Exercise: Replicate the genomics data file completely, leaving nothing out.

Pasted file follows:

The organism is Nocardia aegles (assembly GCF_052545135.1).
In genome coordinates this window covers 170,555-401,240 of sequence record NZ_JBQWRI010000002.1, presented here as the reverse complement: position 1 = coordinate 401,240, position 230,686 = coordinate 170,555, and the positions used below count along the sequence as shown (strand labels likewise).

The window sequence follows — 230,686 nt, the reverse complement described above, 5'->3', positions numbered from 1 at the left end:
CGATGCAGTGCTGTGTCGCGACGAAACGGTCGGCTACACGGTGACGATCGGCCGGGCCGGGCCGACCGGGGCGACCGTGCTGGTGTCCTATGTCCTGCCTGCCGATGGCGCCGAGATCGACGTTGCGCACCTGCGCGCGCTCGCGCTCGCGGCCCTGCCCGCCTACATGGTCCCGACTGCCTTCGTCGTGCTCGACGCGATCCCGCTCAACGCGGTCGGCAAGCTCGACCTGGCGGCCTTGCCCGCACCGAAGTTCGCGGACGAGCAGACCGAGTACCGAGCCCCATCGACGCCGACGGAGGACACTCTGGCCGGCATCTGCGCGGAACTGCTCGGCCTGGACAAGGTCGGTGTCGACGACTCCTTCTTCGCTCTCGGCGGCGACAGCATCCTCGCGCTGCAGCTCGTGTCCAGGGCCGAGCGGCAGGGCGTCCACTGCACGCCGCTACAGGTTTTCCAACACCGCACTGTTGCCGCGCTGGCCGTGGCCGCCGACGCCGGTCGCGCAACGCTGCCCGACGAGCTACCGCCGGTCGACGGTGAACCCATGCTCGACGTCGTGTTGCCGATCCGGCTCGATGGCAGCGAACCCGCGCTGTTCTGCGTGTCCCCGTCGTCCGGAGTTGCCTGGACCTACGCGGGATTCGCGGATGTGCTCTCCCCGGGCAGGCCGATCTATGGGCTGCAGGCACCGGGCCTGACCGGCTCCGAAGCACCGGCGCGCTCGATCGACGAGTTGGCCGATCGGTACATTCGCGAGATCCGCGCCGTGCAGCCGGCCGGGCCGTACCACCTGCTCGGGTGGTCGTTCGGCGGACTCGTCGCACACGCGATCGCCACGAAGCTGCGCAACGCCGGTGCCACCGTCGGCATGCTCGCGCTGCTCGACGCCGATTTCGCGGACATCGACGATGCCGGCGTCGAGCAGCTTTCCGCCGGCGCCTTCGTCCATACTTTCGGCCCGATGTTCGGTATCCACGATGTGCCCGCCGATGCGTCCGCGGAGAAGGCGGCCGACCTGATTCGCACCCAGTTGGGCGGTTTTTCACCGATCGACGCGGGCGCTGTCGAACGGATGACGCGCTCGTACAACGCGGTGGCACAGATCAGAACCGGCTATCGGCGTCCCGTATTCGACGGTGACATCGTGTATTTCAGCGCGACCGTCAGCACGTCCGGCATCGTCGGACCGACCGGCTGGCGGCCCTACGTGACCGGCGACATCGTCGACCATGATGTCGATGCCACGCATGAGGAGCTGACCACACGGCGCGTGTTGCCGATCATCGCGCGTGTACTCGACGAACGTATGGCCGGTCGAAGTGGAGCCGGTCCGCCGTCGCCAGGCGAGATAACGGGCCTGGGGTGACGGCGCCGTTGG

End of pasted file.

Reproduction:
The organism is Nocardia aegles (assembly GCF_052545135.1).
In genome coordinates this window covers 170,555-401,240 of sequence record NZ_JBQWRI010000002.1, presented here as the reverse complement: position 1 = coordinate 401,240, position 230,686 = coordinate 170,555, and the positions used below count along the sequence as shown (strand labels likewise).

The window sequence follows — 230,686 nt, the reverse complement described above, 5'->3', positions numbered from 1 at the left end:
CGATGCAGTGCTGTGTCGCGACGAAACGGTCGGCTACACGGTGACGATCGGCCGGGCCGGGCCGACCGGGGCGACCGTGCTGGTGTCCTATGTCCTGCCTGCCGATGGCGCCGAGATCGACGTTGCGCACCTGCGCGCGCTCGCGCTCGCGGCCCTGCCCGCCTACATGGTCCCGACTGCCTTCGTCGTGCTCGACGCGATCCCGCTCAACGCGGTCGGCAAGCTCGACCTGGCGGCCTTGCCCGCACCGAAGTTCGCGGACGAGCAGACCGAGTACCGAGCCCCATCGACGCCGACGGAGGACACTCTGGCCGGCATCTGCGCGGAACTGCTCGGCCTGGACAAGGTCGGTGTCGACGACTCCTTCTTCGCTCTCGGCGGCGACAGCATCCTCGCGCTGCAGCTCGTGTCCAGGGCCGAGCGGCAGGGCGTCCACTGCACGCCGCTACAGGTTTTCCAACACCGCACTGTTGCCGCGCTGGCCGTGGCCGCCGACGCCGGTCGCGCAACGCTGCCCGACGAGCTACCGCCGGTCGACGGTGAACCCATGCTCGACGTCGTGTTGCCGATCCGGCTCGATGGCAGCGAACCCGCGCTGTTCTGCGTGTCCCCGTCGTCCGGAGTTGCCTGGACCTACGCGGGATTCGCGGATGTGCTCTCCCCGGGCAGGCCGATCTATGGGCTGCAGGCACCGGGCCTGACCGGCTCCGAAGCACCGGCGCGCTCGATCGACGAGTTGGCCGATCGGTACATTCGCGAGATCCGCGCCGTGCAGCCGGCCGGGCCGTACCACCTGCTCGGGTGGTCGTTCGGCGGACTCGTCGCACACGCGATCGCCACGAAGCTGCGCAACGCCGGTGCCACCGTCGGCATGCTCGCGCTGCTCGACGCCGATTTCGCGGACATCGACGATGCCGGCGTCGAGCAGCTTTCCGCCGGCGCCTTCGTCCATACTTTCGGCCCGATGTTCGGTATCCACGATGTGCCCGCCGATGCGTCCGCGGAGAAGGCGGCCGACCTGATTCGCACCCAGTTGGGCGGTTTTTCACCGATCGACGCGGGCGCTGTCGAACGGATGACGCGCTCGTACAACGCGGTGGCACAGATCAGAACCGGCTATCGGCGTCCCGTATTCGACGGTGACATCGTGTATTTCAGCGCGACCGTCAGCACGTCCGGCATCGTCGGACCGACCGGCTGGCGGCCCTACGTGACCGGCGACATCGTCGACCATGATGTCGATGCCACGCATGAGGAGCTGACCACACGGCGCGTGTTGCCGATCATCGCGCGTGTACTCGACGAACGTATGGCCGGTCGAAGTGGAGCCGGTCCGCCGTCGCCAGGCGAGATAACGGGCCTGGGGTGACGGCGCCGTTGG